MORE pupils who require academic help are turning to online tuition.
More than 15 tuition centres and private tutors have started offering such classes in recent years, in addition to their traditional face-to-face ones.
Tutors and parents told The Straits Times that they are more convenient than face-to-face arrangements.
Online tuition relies on video chat applications such as Skype and Google Hangouts to communicate, and file-sharing tools like Dropbox to assign worksheets.
Paya Lebar Methodist Girls' School (Secondary) student Berdine Yeo, 14, signed up for a $200-a-year weekly online maths tuition programme two years ago to prepare for her Primary School Leaving Examination (PSLE). She used the online service offered by PSLEMath Learning Centre to supplement her face-to-face tuition.
Her father, manager Yeo See Kiat, 48, said: "It provided her with the extra help needed and also more practice with the subject."
IB Super Tuition Centre, which offers face-to-face tuition for a number of subjects including International Baccalaureate (IB) maths and science, introduced its online service a year ago. The number of students using the online option has risen five times from last year.
The centre now has 15 students on this online arrangement, compared with only three last year.
For at least one session a week, students clarify their doubts, go over key concepts and attempt questions using online tuition software, which has features such as video conferencing, an online whiteboard and file-sharing capabilities.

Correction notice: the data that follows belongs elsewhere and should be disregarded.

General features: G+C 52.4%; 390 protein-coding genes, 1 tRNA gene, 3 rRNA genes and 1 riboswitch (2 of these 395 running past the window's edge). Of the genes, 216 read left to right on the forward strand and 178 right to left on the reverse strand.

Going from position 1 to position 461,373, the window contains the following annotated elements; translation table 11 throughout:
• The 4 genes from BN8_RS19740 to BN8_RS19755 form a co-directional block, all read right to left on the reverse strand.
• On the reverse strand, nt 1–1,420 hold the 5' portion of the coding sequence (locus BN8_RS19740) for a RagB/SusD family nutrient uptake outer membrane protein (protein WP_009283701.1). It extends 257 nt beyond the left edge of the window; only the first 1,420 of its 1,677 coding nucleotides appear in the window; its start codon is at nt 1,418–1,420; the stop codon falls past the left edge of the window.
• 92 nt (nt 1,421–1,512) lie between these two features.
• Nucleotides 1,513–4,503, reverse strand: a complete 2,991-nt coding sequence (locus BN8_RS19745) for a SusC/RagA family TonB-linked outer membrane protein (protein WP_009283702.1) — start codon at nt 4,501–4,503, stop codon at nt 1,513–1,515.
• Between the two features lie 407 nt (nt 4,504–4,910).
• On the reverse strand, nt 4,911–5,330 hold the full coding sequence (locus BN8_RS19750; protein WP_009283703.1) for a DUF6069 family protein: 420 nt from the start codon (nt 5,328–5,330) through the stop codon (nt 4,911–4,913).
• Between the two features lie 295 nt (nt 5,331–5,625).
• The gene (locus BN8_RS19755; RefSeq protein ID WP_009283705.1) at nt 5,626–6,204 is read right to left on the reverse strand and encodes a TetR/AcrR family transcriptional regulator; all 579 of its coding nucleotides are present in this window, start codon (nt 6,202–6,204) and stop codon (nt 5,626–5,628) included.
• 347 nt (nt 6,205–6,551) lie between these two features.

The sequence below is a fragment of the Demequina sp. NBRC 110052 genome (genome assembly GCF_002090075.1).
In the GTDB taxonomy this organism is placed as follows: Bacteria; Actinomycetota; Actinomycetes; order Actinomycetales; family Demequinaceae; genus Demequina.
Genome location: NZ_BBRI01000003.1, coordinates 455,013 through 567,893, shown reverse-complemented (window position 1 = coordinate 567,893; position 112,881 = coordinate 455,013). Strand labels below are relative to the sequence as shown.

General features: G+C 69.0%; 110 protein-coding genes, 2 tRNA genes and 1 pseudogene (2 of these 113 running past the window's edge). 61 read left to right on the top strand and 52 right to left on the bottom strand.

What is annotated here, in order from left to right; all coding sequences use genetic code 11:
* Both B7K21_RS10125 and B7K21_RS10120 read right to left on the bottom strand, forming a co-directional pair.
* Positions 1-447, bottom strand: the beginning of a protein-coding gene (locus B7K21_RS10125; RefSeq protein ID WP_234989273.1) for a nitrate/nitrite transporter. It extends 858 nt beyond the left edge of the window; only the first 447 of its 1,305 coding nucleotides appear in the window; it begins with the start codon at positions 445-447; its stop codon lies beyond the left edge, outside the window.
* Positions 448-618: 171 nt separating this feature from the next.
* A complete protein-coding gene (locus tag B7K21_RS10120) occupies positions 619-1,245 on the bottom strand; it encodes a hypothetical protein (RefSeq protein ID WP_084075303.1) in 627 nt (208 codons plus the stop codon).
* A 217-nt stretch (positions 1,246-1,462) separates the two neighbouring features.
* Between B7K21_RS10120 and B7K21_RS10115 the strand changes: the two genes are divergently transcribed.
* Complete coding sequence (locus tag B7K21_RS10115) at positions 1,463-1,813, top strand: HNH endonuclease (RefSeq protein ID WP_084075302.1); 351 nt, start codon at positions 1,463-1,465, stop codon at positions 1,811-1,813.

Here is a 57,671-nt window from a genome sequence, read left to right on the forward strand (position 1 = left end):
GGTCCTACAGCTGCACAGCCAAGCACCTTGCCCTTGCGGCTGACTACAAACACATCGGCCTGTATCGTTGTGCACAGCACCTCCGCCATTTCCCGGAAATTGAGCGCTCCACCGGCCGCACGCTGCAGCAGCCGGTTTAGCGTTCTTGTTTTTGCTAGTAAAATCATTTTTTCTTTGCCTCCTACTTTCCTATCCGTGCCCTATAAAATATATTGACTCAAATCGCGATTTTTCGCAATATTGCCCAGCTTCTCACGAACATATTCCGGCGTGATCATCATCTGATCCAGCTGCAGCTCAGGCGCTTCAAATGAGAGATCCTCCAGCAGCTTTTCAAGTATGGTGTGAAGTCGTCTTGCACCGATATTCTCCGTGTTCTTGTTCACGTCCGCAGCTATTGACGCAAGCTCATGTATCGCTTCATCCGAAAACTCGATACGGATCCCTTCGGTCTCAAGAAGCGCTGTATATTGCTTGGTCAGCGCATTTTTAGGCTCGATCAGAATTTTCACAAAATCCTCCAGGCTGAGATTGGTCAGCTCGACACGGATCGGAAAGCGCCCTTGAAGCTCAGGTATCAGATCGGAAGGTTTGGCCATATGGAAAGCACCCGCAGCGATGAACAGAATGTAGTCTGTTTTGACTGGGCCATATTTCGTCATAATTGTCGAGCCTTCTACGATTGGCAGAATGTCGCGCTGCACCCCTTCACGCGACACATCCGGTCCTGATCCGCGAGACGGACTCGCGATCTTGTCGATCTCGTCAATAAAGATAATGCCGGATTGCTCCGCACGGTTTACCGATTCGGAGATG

There is no price difference between face-to-face classes and online classes, which cost between $100 and $130 per 90-minute session.
"Students these days are more comfortable with technology," said centre founder Bel Hwang, 38.
"Parents do not have to worry about their children travelling to a centre. Some parents also prefer online tutors to home tutors as they dislike strangers coming to their house."
Numberskill Math Tuition Centre, which offers O-level, A-level and IB tuition, introduced its online service this year. Its principal tutor Gary Ang, 36, said: "Parents want their children to attend classes by proven tutors, and if the schedule does not allow for it, they see online tuition as the next best option."
However, SmartLab Education Centre, an early provider of online classes, has discontinued its online programme since 2012.
Co-founder Tony Tan, 45, said that there are limitations to online tuition and it is "not as personal" as being there in a class.
"It takes a lot of time trying to communicate with the students, who may not be able to express themselves as well through an online platform," he said.
National Institute of Education professor Jason Tan noted that while some students can learn independently, others still need a tutor next to them. He added: "Some children need that supervision to keep them on task, so they do not do something else instead."
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